The Inspirational Pearl Harbor Ritual Few Americans Know About

December 7, Pearl Harbor Day, is a widely observed as a day to remember the 2,390 American casualties in the Japanese attack on Pearl Harbor on this day in 1941.

With ceremonies from the White House to the Pacific Ocean, we do our best to honor the men and women who perished.

But one little-known ceremony of hope and peace has been quietly taking place on December 6th for 71 years.

According to the Department of Defense:

The annual “Blackened Canteen” ceremony centers on a single artifact — a canteen recovered after a June 1945 mid-air collision of two American bombers over Shizuoka, Japan — and the actions of a Japanese farmer who sought to promote peace and reconciliation after the bombing raid that killed 2,000 people in his city.

Pearl Harbor (Dec. 6, 2018)
Hiroya Sugano, M.D., pours bourbon whiskey into the ‘blackened canteen’ at the USS Arizona Memorial. The blackened canteen, which was pulled from the ashes during World War II, is seen as an inspiration for peace. Its blackness and heat-distorted shape represent the inevitability of conflict, yet its presence represents eternal hope for a future of peaceful understanding and reconciliation between former enemies. (U.S. Navy photo by Mass Communication Specialist 2nd Class Cole C. Pielop)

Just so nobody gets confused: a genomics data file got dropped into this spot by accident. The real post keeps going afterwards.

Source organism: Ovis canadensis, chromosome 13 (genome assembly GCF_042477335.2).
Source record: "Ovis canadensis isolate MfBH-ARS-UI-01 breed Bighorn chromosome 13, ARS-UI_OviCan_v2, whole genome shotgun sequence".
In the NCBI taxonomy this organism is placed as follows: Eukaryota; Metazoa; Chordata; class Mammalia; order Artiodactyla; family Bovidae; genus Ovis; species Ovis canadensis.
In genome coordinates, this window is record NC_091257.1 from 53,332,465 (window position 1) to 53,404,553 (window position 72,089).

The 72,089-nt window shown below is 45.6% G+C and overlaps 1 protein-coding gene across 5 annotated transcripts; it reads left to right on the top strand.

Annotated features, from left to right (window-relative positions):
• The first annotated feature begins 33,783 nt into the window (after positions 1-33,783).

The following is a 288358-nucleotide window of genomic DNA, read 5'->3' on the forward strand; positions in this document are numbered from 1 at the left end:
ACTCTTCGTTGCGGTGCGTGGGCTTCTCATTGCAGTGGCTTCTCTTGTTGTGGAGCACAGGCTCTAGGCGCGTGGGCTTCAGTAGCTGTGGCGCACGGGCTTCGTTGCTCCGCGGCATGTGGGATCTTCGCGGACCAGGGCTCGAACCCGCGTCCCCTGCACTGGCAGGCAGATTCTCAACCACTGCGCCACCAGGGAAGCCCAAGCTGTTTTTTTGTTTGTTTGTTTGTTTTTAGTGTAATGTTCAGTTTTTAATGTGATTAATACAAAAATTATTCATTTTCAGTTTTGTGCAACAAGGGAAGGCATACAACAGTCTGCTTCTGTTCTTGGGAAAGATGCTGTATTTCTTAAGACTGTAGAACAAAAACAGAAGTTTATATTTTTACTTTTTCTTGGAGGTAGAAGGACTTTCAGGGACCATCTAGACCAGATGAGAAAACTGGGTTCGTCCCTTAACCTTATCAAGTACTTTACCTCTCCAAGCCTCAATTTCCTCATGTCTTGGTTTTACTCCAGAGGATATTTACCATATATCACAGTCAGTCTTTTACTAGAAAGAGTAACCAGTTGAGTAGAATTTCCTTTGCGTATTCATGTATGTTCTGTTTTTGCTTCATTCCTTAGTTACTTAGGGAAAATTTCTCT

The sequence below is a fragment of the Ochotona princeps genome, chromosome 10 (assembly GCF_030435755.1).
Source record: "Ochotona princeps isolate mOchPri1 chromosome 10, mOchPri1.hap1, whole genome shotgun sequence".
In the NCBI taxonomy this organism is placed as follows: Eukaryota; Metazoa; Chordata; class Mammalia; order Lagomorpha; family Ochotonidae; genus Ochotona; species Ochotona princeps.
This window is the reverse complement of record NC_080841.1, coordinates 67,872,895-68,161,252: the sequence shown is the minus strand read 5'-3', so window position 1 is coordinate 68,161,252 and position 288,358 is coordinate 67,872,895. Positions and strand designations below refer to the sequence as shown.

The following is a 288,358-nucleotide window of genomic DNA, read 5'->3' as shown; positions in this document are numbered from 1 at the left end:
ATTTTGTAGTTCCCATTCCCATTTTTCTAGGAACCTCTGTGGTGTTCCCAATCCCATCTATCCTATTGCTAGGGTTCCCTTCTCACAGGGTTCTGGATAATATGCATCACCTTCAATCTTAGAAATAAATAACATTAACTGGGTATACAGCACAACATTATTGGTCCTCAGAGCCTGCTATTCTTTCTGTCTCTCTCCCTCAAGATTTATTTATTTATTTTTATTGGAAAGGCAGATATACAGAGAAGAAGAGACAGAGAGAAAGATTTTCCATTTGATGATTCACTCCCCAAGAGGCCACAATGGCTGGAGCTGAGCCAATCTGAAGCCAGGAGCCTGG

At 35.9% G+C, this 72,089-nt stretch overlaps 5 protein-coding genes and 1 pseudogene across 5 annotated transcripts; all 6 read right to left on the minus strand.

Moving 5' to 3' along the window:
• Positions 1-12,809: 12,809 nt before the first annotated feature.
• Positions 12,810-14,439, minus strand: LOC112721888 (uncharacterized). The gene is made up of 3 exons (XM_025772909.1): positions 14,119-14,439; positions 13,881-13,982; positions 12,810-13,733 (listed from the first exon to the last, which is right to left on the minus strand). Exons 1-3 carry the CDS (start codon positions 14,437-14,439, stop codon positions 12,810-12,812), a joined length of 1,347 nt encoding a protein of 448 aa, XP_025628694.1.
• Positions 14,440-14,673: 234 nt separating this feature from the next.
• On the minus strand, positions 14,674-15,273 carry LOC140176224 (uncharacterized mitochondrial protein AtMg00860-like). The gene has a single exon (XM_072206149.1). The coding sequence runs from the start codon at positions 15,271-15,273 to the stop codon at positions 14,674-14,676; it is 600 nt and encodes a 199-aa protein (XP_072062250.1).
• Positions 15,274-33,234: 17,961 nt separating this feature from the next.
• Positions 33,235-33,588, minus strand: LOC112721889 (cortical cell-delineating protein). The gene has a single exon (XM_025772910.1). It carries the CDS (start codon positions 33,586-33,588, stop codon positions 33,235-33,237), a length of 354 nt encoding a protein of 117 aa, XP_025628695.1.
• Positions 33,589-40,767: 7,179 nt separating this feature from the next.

The Japanese farmer, Fukumatsu Itoh, recovered the bodies of the airmen and buried them along with casualties from his village. Itoh also recovered the canteen from the wreckage, which bears an indentation believed to be of the hand of the American airman who was gripping it when he perished in the collision.

The story of this ceremony shows how hope springs eternal, bubbling up from the charred Earth of war:


“War is tragic and it can bring out the worst in mankind, and yet there can be glimmers of hope that out of death and destruction can emerge exemplary virtue,” says Jacqueline Ashwell, superintendent of the World War II Valor in the Pacific National Monument.

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